Excerpts that echoed deeply - just when I was having a discussion with @jeeeffff about the future of our creative (music + art + design) endeavors.
The Unprofessional Artist - MOMUS
Everyone can be an artist, not because they have a degree or they sell, but because they live life artfully, with skill and imagination, freedom and awareness.
But artists trade promissory notes and subsume authority into institutions for some outside validation. Proof to your beloveds they weren’t crazy in supporting you financially, emotionally, spiritually. Later, broke, you exchange dreams for money, or even, later yet, make other people’s dreams and trade those instead.
It’s not that artists shouldn’t be paid for their labor, but we ought to refuse the assignation of value and worth purely based on salability or the validation of institutions. Systems will always seek to swallow us. We must resist the efficiency of its gears with the softness of our humanity. Unprofessionalism is asserting our right to be human against this machine.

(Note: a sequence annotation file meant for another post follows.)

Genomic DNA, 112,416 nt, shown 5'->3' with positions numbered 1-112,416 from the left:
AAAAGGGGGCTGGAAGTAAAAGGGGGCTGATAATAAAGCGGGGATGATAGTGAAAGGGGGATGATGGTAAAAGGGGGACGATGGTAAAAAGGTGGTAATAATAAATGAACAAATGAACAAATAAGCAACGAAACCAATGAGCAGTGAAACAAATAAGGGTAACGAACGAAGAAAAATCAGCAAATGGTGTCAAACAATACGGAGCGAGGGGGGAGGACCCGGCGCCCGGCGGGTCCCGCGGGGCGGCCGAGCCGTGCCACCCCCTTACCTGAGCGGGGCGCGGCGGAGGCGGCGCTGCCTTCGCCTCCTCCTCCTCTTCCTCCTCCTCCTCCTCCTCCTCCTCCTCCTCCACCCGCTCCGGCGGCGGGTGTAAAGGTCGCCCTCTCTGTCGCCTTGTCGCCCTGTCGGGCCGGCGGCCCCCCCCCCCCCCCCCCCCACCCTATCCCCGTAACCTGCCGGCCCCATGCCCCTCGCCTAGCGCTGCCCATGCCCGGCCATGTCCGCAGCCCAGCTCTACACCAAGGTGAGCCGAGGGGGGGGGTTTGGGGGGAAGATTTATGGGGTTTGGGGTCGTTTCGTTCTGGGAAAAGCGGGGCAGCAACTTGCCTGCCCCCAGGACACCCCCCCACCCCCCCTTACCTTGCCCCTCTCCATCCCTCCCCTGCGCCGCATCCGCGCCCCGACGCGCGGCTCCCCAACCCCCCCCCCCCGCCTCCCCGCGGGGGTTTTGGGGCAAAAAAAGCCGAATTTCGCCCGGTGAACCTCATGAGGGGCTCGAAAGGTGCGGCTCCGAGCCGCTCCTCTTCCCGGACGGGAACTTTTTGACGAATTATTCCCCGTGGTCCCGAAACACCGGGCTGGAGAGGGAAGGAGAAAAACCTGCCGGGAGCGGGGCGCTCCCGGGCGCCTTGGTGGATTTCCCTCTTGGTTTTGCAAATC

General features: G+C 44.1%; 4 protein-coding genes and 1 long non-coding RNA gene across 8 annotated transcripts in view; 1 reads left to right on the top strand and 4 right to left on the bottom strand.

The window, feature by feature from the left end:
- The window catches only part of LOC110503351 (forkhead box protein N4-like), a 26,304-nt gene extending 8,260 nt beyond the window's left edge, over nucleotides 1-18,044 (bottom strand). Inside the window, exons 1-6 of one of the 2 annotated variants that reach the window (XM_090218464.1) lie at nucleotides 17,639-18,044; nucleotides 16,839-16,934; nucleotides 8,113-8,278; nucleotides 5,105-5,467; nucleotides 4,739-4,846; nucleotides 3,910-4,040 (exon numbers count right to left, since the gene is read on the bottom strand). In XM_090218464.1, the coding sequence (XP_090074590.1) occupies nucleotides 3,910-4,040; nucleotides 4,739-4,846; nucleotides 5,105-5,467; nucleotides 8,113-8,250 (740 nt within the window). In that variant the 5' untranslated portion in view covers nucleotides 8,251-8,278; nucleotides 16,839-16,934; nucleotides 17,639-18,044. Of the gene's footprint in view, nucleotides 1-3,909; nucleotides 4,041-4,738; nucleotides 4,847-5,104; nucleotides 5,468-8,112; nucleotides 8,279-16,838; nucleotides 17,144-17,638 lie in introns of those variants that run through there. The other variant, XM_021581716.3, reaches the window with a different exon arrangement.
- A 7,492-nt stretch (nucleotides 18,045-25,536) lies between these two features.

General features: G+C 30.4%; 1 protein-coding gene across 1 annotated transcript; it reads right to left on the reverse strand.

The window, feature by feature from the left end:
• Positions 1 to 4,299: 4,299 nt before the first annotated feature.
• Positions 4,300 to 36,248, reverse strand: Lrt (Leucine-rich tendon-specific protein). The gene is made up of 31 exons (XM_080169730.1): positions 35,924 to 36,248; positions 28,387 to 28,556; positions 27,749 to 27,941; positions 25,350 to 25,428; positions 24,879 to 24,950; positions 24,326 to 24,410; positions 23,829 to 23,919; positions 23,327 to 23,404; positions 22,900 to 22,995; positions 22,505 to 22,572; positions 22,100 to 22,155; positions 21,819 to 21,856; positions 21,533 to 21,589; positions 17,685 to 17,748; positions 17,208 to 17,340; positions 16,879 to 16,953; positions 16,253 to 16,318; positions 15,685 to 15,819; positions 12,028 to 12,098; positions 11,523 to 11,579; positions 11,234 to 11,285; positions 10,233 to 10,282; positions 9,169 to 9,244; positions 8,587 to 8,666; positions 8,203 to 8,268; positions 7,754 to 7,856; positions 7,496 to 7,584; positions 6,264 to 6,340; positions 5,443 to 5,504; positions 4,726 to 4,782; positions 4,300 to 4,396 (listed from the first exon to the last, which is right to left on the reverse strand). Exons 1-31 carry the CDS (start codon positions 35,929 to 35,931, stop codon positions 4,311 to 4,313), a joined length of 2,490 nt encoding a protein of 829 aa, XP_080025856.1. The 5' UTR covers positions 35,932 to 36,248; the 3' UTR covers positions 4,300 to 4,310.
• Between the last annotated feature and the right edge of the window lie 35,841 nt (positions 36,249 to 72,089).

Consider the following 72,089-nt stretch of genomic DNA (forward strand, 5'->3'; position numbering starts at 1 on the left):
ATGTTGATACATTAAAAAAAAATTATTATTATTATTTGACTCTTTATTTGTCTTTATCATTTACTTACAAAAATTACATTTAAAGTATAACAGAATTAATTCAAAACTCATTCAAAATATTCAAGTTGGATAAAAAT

Fragile, weak, doubtful, bumbling, to be “unprofessional” is to simply be human. This does not mean acting without ethics, honesty, or basic kindness. These finer qualities can easily exist independent from how we trade our time for money.
Professionalism makes a person into a brand. What we share with others all branded and branding, self-awareness as commerce. And though others can attempt to professionalize you, reduce your spirit to a slogan, a product, a logo, you do not have to do this to yourself
More than a gallerist or a manager, a dealer or an advisor, a critic or a curator, more than an army of assistants and a clutter of collectors, an artist needs the courage to act alone and a community that makes such acts more bearable. One that allows us to be vulnerable, inappropriate, to go rogue, go wild, act weird, and fail.
To be amateurs, dabblers, dilettantes.
An amateur is filled with love beyond compensation, the dabblers fearlessly go places they don’t belong, the dilettantes happily lack the hidebound pretensions of experts. When we step out of the imposed confines of professionalism, we can be as open as students, able to flirt with other modes, to seek knowledge, experience, and value in our lives without limits.
Stripped away of institutional validation and the pressures of the market, we are free to be human, to be artists, to be unprofessional.
(highly recommend you read the whole article - eye opening)